With new player depth, government funding expected to hold and coach Mark Hager open to extending his contract to the 2016 Olympic Games, the future looks good for the women's Black Sticks.
One of the shrewdest coaching appointments in New Zealand sport over the past four years, Hager has hauled the national women's hockey team from 11th to third in the world rankings over a single Olympic cycle.
Taking charge in the aftermath of Beijing 2008, where they lost every game and had funding slashed, Hager has rebuilt the Black Sticks, steering them agonisingly close to the podium at London 2012, losing a playoff for the gold medal match on penalty strokes and beaten in the bronze medal match by hosts Great Britain.
Announcing his squad for 2013 yesterday, Hager's contract expires after the following year's Commonwealth Games in Glasgow. But, the Australian says, the option of staying on to the next Olympic Games in Rio is something he would happily consider.
"I'd like to [renew to 2016]. At this stage I've left my options open to see what happens, but I really enjoy being part of this group and we'll have those discussions in a year's time," Hager said.
"A lot of it depends on family as well, as long as they're happy and still enjoying it here then we're more than happy to stay."
While the men's Black Sticks are staring down the barrel of funding cuts after a poor Olympic campaign, finishing seventh in London after targeting a semifinal, it's unlikely Hager will see a reduction in his resources when the the next round of elite sport funding is announced next month.
Also playing in the women's Black Sticks' favour is a landmark bronze medal from the 2011 Champions Trophy - a benchmark Hager now needs to build consistency around.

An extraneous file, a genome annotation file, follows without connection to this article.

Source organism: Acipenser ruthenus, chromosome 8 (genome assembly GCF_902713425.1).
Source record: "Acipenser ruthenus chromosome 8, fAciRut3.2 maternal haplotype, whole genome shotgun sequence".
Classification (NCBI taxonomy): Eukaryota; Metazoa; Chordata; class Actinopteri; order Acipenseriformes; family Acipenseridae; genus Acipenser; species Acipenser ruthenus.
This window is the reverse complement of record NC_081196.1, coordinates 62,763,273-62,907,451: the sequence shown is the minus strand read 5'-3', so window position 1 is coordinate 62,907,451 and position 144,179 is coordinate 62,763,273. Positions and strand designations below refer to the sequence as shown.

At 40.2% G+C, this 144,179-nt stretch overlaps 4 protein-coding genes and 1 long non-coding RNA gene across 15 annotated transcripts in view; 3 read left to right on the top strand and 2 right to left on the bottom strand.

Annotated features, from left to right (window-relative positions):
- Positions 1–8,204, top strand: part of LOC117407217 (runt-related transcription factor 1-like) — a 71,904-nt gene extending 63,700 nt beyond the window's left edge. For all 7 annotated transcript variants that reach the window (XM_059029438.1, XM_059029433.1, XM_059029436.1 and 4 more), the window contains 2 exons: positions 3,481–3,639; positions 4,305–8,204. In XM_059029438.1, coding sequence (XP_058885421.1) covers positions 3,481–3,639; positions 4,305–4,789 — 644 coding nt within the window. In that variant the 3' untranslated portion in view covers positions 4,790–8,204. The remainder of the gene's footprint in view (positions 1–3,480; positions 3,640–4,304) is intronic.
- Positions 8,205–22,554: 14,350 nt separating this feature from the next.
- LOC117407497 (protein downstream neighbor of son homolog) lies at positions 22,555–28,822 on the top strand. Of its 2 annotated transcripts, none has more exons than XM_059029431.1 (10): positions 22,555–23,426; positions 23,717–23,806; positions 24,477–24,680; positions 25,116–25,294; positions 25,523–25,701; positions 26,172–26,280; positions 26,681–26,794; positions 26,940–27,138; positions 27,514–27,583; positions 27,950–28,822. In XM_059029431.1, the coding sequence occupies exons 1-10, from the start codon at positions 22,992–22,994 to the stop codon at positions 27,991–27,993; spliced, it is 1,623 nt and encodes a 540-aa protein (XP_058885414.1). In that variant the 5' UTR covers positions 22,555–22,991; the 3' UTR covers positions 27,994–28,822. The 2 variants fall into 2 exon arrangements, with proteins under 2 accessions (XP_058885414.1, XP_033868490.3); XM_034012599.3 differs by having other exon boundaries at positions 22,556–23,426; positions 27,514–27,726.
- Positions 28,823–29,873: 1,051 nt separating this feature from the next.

"You always like to hope of retaining government funding, you never get too excited until you hear the actual figures, but hopefully we get a programme funded," Hager said.
"There's a lot of potential there and [we] have retained senior players from London, that's fantastic and we can really build a group around it.
"I think the 2011 Champions Trophy did a lot for the girls' confidence and, moving forward, it's about regularly having them on the podium at major tournaments.
"Rather than being the chasers, we're in the lead pack," Hager said.
Slotting eight debutants into next month's squad for a six-test series against India, Hager also pointed to the emergence of "damn exciting" new talent and being re-acquainted with a coaching mentor - fellow Australian Colin Batch who has taken the reins of the men's Black Sticks post-London.
Ironically, it's Batch who now has to emulate Hager's achievements.
"It's going to be good having Colin around, I've learnt a hell of a lot from him about coaching over the years," Hager said.
"I'm hoping to learn even more, he's been over in Europe and will have picked some new experiences up.
"We're in a good position at the moment, we're able to bring in eight new players to a national squad and the quality there is damn exciting," Hager said.
The Black Sticks' series against India begins on December 8.
- Fairfax Media
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